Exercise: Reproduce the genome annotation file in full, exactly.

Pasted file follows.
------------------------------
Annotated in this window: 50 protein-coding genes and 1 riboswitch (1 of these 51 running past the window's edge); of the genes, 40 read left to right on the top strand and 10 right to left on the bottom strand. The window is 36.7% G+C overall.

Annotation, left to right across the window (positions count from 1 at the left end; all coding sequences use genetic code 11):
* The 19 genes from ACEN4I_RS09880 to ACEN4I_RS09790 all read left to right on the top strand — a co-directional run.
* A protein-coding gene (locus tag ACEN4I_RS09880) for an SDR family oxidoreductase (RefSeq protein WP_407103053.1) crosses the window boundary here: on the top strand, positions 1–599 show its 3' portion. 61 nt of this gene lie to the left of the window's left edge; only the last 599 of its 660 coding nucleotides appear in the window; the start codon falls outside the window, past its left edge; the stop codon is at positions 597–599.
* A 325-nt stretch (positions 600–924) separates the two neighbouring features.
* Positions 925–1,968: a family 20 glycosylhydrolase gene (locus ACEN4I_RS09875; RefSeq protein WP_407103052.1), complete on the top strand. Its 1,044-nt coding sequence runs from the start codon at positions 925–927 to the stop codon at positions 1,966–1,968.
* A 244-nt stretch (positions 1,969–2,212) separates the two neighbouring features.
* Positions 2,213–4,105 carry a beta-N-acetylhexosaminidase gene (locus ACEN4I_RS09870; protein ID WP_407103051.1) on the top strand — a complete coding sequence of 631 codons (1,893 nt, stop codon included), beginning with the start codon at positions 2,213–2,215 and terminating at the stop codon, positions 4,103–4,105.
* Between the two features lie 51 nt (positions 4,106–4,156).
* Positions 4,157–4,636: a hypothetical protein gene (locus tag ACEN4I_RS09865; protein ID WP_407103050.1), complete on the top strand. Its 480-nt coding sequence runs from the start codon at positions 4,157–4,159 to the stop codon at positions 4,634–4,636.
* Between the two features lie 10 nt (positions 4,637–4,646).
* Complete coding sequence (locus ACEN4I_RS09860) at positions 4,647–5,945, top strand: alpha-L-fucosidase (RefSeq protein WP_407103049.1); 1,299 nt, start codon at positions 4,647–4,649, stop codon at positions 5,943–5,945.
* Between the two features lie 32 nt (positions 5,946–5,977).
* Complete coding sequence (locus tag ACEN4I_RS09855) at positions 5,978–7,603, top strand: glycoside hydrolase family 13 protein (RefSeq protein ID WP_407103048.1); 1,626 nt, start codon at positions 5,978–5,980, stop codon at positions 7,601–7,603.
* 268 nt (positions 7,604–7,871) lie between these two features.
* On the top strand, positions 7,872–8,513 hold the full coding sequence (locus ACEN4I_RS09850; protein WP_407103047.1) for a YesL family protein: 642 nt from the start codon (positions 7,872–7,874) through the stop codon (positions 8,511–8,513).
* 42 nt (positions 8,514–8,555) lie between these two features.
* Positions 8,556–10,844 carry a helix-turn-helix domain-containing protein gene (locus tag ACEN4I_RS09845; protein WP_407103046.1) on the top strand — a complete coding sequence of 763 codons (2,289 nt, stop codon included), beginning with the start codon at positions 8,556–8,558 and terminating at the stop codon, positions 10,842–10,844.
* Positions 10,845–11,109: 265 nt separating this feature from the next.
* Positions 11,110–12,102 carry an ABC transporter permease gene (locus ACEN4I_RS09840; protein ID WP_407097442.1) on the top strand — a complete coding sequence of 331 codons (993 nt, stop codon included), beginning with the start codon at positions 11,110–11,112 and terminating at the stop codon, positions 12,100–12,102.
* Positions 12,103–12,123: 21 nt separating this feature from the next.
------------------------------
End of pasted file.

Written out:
Annotated in this window: 50 protein-coding genes and 1 riboswitch (1 of these 51 running past the window's edge); of the genes, 40 read left to right on the top strand and 10 right to left on the bottom strand. The window is 36.7% G+C overall.

Annotation, left to right across the window (positions count from 1 at the left end; all coding sequences use genetic code 11):
* The 19 genes from ACEN4I_RS09880 to ACEN4I_RS09790 all read left to right on the top strand — a co-directional run.
* A protein-coding gene (locus tag ACEN4I_RS09880) for an SDR family oxidoreductase (RefSeq protein WP_407103053.1) crosses the window boundary here: on the top strand, positions 1–599 show its 3' portion. 61 nt of this gene lie to the left of the window's left edge; only the last 599 of its 660 coding nucleotides appear in the window; the start codon falls outside the window, past its left edge; the stop codon is at positions 597–599.
* A 325-nt stretch (positions 600–924) separates the two neighbouring features.
* Positions 925–1,968: a family 20 glycosylhydrolase gene (locus ACEN4I_RS09875; RefSeq protein WP_407103052.1), complete on the top strand. Its 1,044-nt coding sequence runs from the start codon at positions 925–927 to the stop codon at positions 1,966–1,968.
* A 244-nt stretch (positions 1,969–2,212) separates the two neighbouring features.
* Positions 2,213–4,105 carry a beta-N-acetylhexosaminidase gene (locus ACEN4I_RS09870; protein ID WP_407103051.1) on the top strand — a complete coding sequence of 631 codons (1,893 nt, stop codon included), beginning with the start codon at positions 2,213–2,215 and terminating at the stop codon, positions 4,103–4,105.
* Between the two features lie 51 nt (positions 4,106–4,156).
* Positions 4,157–4,636: a hypothetical protein gene (locus tag ACEN4I_RS09865; protein ID WP_407103050.1), complete on the top strand. Its 480-nt coding sequence runs from the start codon at positions 4,157–4,159 to the stop codon at positions 4,634–4,636.
* Between the two features lie 10 nt (positions 4,637–4,646).
* Complete coding sequence (locus ACEN4I_RS09860) at positions 4,647–5,945, top strand: alpha-L-fucosidase (RefSeq protein WP_407103049.1); 1,299 nt, start codon at positions 4,647–4,649, stop codon at positions 5,943–5,945.
* Between the two features lie 32 nt (positions 5,946–5,977).
* Complete coding sequence (locus tag ACEN4I_RS09855) at positions 5,978–7,603, top strand: glycoside hydrolase family 13 protein (RefSeq protein ID WP_407103048.1); 1,626 nt, start codon at positions 5,978–5,980, stop codon at positions 7,601–7,603.
* 268 nt (positions 7,604–7,871) lie between these two features.
* On the top strand, positions 7,872–8,513 hold the full coding sequence (locus ACEN4I_RS09850; protein WP_407103047.1) for a YesL family protein: 642 nt from the start codon (positions 7,872–7,874) through the stop codon (positions 8,511–8,513).
* 42 nt (positions 8,514–8,555) lie between these two features.
* Positions 8,556–10,844 carry a helix-turn-helix domain-containing protein gene (locus tag ACEN4I_RS09845; protein WP_407103046.1) on the top strand — a complete coding sequence of 763 codons (2,289 nt, stop codon included), beginning with the start codon at positions 8,556–8,558 and terminating at the stop codon, positions 10,842–10,844.
* Positions 10,845–11,109: 265 nt separating this feature from the next.
* Positions 11,110–12,102 carry an ABC transporter permease gene (locus ACEN4I_RS09840; protein ID WP_407097442.1) on the top strand — a complete coding sequence of 331 codons (993 nt, stop codon included), beginning with the start codon at positions 11,110–11,112 and terminating at the stop codon, positions 12,100–12,102.
* Positions 12,103–12,123: 21 nt separating this feature from the next.